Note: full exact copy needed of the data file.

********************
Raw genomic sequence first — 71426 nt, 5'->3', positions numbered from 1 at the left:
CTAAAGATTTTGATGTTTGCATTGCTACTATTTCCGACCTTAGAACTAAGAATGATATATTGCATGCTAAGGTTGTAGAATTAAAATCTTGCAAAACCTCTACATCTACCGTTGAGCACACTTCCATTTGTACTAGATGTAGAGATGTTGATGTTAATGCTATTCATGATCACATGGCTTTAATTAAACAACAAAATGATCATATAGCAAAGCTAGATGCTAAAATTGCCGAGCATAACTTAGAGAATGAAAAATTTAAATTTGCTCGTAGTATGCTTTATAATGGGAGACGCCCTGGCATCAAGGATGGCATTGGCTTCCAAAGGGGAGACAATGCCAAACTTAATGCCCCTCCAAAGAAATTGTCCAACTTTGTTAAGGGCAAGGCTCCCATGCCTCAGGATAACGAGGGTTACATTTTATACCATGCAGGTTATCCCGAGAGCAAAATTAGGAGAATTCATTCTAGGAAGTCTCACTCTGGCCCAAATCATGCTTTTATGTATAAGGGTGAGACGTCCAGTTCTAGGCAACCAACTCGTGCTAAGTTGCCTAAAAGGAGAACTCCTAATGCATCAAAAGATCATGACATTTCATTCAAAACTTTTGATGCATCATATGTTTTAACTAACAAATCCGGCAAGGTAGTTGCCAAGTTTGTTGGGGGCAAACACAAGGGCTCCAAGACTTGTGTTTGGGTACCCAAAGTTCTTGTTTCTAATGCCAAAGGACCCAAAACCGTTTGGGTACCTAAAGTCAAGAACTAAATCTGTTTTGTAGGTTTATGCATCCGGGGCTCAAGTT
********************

Raw genomic sequence first — 71426 nt, 5'->3', positions numbered from 1 at the left:
CTAAAGATTTTGATGTTTGCATTGCTACTATTTCCGACCTTAGAACTAAGAATGATATATTGCATGCTAAGGTTGTAGAATTAAAATCTTGCAAAACCTCTACATCTACCGTTGAGCACACTTCCATTTGTACTAGATGTAGAGATGTTGATGTTAATGCTATTCATGATCACATGGCTTTAATTAAACAACAAAATGATCATATAGCAAAGCTAGATGCTAAAATTGCCGAGCATAACTTAGAGAATGAAAAATTTAAATTTGCTCGTAGTATGCTTTATAATGGGAGACGCCCTGGCATCAAGGATGGCATTGGCTTCCAAAGGGGAGACAATGCCAAACTTAATGCCCCTCCAAAGAAATTGTCCAACTTTGTTAAGGGCAAGGCTCCCATGCCTCAGGATAACGAGGGTTACATTTTATACCATGCAGGTTATCCCGAGAGCAAAATTAGGAGAATTCATTCTAGGAAGTCTCACTCTGGCCCAAATCATGCTTTTATGTATAAGGGTGAGACGTCCAGTTCTAGGCAACCAACTCGTGCTAAGTTGCCTAAAAGGAGAACTCCTAATGCATCAAAAGATCATGACATTTCATTCAAAACTTTTGATGCATCATATGTTTTAACTAACAAATCCGGCAAGGTAGTTGCCAAGTTTGTTGGGGGCAAACACAAGGGCTCCAAGACTTGTGTTTGGGTACCCAAAGTTCTTGTTTCTAATGCCAAAGGACCCAAAACCGTTTGGGTACCTAAAGTCAAGAACTAAATCTGTTTTGTAGGTTTATGCATCCGGGGCTCAAGTT